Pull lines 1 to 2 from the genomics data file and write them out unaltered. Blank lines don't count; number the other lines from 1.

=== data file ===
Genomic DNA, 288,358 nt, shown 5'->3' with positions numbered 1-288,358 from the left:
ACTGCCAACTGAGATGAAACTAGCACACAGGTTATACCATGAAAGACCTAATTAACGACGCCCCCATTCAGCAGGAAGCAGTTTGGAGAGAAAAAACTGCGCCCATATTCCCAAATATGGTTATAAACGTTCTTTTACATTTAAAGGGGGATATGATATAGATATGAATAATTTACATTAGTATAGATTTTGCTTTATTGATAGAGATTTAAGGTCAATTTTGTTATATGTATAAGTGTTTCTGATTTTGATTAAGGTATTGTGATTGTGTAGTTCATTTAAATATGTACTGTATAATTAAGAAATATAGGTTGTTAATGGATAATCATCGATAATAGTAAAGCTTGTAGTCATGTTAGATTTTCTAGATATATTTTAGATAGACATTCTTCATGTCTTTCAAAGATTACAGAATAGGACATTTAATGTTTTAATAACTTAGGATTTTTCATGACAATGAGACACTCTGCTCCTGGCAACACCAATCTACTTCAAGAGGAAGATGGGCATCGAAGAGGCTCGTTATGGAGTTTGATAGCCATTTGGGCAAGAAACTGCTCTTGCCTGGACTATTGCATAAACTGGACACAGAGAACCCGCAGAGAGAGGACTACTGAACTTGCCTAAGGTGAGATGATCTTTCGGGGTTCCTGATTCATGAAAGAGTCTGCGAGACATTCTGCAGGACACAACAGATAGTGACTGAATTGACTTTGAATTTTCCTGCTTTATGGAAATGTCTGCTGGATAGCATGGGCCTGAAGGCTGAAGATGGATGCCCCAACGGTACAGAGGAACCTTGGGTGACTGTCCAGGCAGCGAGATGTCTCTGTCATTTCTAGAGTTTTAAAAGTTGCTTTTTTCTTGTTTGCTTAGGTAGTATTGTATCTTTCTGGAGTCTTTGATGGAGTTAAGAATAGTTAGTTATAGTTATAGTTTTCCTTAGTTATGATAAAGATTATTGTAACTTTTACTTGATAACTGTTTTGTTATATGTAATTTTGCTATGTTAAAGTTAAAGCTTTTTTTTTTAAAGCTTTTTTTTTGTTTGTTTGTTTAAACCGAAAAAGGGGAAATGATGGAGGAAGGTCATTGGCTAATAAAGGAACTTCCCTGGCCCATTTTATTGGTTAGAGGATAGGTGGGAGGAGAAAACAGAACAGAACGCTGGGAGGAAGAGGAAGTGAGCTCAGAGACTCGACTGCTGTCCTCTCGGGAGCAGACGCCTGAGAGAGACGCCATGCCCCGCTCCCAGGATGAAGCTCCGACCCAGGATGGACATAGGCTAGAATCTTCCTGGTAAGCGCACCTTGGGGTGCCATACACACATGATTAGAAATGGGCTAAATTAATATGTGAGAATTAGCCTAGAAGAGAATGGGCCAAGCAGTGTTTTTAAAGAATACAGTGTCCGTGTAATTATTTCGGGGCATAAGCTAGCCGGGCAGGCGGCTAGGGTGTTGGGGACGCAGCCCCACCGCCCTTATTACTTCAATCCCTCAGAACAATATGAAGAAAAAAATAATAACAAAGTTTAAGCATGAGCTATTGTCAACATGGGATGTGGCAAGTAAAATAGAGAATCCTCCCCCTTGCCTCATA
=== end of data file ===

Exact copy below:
Genomic DNA, 288,358 nt, shown 5'->3' with positions numbered 1-288,358 from the left:
ACTGCCAACTGAGATGAAACTAGCACACAGGTTATACCATGAAAGACCTAATTAACGACGCCCCCATTCAGCAGGAAGCAGTTTGGAGAGAAAAAACTGCGCCCATATTCCCAAATATGGTTATAAACGTTCTTTTACATTTAAAGGGGGATATGATATAGATATGAATAATTTACATTAGTATAGATTTTGCTTTATTGATAGAGATTTAAGGTCAATTTTGTTATATGTATAAGTGTTTCTGATTTTGATTAAGGTATTGTGATTGTGTAGTTCATTTAAATATGTACTGTATAATTAAGAAATATAGGTTGTTAATGGATAATCATCGATAATAGTAAAGCTTGTAGTCATGTTAGATTTTCTAGATATATTTTAGATAGACATTCTTCATGTCTTTCAAAGATTACAGAATAGGACATTTAATGTTTTAATAACTTAGGATTTTTCATGACAATGAGACACTCTGCTCCTGGCAACACCAATCTACTTCAAGAGGAAGATGGGCATCGAAGAGGCTCGTTATGGAGTTTGATAGCCATTTGGGCAAGAAACTGCTCTTGCCTGGACTATTGCATAAACTGGACACAGAGAACCCGCAGAGAGAGGACTACTGAACTTGCCTAAGGTGAGATGATCTTTCGGGGTTCCTGATTCATGAAAGAGTCTGCGAGACATTCTGCAGGACACAACAGATAGTGACTGAATTGACTTTGAATTTTCCTGCTTTATGGAAATGTCTGCTGGATAGCATGGGCCTGAAGGCTGAAGATGGATGCCCCAACGGTACAGAGGAACCTTGGGTGACTGTCCAGGCAGCGAGATGTCTCTGTCATTTCTAGAGTTTTAAAAGTTGCTTTTTTCTTGTTTGCTTAGGTAGTATTGTATCTTTCTGGAGTCTTTGATGGAGTTAAGAATAGTTAGTTATAGTTATAGTTTTCCTTAGTTATGATAAAGATTATTGTAACTTTTACTTGATAACTGTTTTGTTATATGTAATTTTGCTATGTTAAAGTTAAAGCTTTTTTTTTTAAAGCTTTTTTTTTGTTTGTTTGTTTAAACCGAAAAAGGGGAAATGATGGAGGAAGGTCATTGGCTAATAAAGGAACTTCCCTGGCCCATTTTATTGGTTAGAGGATAGGTGGGAGGAGAAAACAGAACAGAACGCTGGGAGGAAGAGGAAGTGAGCTCAGAGACTCGACTGCTGTCCTCTCGGGAGCAGACGCCTGAGAGAGACGCCATGCCCCGCTCCCAGGATGAAGCTCCGACCCAGGATGGACATAGGCTAGAATCTTCCTGGTAAGCGCACCTTGGGGTGCCATACACACATGATTAGAAATGGGCTAAATTAATATGTGAGAATTAGCCTAGAAGAGAATGGGCCAAGCAGTGTTTTTAAAGAATACAGTGTCCGTGTAATTATTTCGGGGCATAAGCTAGCCGGGCAGGCGGCTAGGGTGTTGGGGACGCAGCCCCACCGCCCTTATTACTTCAATCCCTCAGAACAATATGAAGAAAAAAATAATAACAAAGTTTAAGCATGAGCTATTGTCAACATGGGATGTGGCAAGTAAAATAGAGAATCCTCCCCCTTGCCTCATA